Then, at the ‘Owaka District Restoration Committee’ ad hoc general meeting held on
June 1st, 1996, the participants were divided over the community building plan. Ohashi 3 Chome community building committee, to which I belonged, decided to withdraw its membership from the four-neighborhood committee. I felt absurd having to leave the very committee I started.

Once the new station was launched into service, the path in front of my shop became the shortcut to the station. Several times more people than that of the pre-quake would pass by every day. Most of the roads along the vacant sites were not lighted in the night. Therefore, the operators of the twelve stores formed a shopping mall, and appealed to the authorities to bright light to the streets. The ‘Shinnagata Station Fukkodoori Shopping Mall’ was launched on June 2nd, 1996. Then, student volunteers of the Kobe University of Commerce were engaged to conduct a survey on the flow of commuters. According to the result, more people coming out of the station would go south and take the No. 2 national road. But the traffic light on the east was used because there was no traffic light at the point of their exit, and it was inconvenient. This time, a ‘Traffic Light Group’ was formed to present a petition for traffic lights to the Nagata Police. We were told that the authorities would study the prefecture budget and priorities but there would not be any action for the time being.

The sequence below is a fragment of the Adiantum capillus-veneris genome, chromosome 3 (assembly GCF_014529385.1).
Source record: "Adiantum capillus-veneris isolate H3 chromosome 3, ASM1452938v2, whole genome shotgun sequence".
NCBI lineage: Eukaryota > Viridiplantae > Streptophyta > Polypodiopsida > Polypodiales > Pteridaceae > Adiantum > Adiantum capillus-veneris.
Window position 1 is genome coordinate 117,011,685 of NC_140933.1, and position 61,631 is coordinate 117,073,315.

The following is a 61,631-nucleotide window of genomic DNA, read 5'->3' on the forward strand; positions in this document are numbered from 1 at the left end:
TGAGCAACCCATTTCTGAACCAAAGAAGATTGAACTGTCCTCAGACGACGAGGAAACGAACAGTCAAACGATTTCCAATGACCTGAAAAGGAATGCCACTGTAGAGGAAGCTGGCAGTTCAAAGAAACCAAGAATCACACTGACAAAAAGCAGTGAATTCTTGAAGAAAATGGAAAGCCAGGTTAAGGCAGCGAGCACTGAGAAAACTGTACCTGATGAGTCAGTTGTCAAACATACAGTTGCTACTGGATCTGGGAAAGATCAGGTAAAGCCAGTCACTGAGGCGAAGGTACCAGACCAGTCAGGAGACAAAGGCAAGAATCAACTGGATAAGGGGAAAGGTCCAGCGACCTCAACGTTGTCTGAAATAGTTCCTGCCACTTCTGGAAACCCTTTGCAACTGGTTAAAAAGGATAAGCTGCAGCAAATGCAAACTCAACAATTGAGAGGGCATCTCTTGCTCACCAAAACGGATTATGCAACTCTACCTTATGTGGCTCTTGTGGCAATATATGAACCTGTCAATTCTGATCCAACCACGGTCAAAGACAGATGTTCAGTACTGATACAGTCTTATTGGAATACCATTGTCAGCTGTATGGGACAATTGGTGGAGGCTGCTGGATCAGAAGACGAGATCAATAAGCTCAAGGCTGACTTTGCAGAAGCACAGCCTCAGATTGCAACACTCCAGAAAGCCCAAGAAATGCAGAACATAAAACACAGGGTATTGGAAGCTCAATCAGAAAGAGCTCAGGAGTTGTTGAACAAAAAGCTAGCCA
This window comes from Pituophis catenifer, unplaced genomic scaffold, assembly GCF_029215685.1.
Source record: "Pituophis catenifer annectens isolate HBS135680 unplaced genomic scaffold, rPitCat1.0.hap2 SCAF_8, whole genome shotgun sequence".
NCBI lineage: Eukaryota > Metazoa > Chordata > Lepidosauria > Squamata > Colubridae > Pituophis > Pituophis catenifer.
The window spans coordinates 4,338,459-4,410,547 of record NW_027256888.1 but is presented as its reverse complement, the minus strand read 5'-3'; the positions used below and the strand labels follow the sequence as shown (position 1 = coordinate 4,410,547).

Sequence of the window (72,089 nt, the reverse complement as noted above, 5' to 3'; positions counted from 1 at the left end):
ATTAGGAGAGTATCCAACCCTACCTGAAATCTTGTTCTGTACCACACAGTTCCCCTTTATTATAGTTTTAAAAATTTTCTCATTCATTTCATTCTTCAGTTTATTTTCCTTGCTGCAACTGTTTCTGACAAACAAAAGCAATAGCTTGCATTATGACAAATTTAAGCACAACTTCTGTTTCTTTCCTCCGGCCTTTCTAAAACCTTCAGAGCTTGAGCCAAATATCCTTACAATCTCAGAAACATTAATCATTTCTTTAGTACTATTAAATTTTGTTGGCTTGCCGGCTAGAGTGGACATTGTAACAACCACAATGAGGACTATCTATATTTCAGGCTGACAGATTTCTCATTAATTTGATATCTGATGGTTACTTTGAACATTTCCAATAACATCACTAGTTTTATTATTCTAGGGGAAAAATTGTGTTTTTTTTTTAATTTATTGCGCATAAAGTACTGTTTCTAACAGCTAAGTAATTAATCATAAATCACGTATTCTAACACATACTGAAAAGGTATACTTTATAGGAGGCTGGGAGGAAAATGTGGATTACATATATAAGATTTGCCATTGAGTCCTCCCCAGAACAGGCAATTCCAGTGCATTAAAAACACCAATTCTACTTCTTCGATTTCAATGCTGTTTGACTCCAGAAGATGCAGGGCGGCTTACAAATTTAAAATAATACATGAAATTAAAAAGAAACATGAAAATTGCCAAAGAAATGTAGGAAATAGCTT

After withdrawing from the community building committee, several meetings were held amongst the board members of the residents’ association from July 16th. On August 7th, the news of the sudden decease of Mr Atsumi Kiyoshi, the actor for Tora San, came in. We held an urgent ‘Welcome Tora San’ board meeting and decided to hold a memorial service. ‘Shinkobe Oriental theatre’ approached us to offer their full assistance. With their help, the preparation went underway, and the memorial service was held on September 8th at the theatre.

With scarcely a breathing space in between, board meetings was held on September15th, 17th and 18th. On the 19th, the ‘Ohashi 3 Chome Ad Hoc General Meeting’ was held and our withdrawal was granted. Now, we had to talk to
Kobe City about granting recognition to 3 Chome’s own community building committee. Everything returned to ground zero.

Other consultants came on November 11th, 16th and 18th and gave us advice on how to proceed with community building. We had to decide on the choice of consultants, and conduct the general meeting early to get back the lost time.

It has been a year and nine months since the quake struck, and I have been through all these. I was a person who had no particular principles or strong opinions before the quake. What was it that has driven me to this stage?

Looking back, I find that there was only one thing good about the whole experience – I was busy with various chores, and had not time to calm down. For future community building gatherings, I sure will keep Tora San’s words in mind: Say that and we are finished.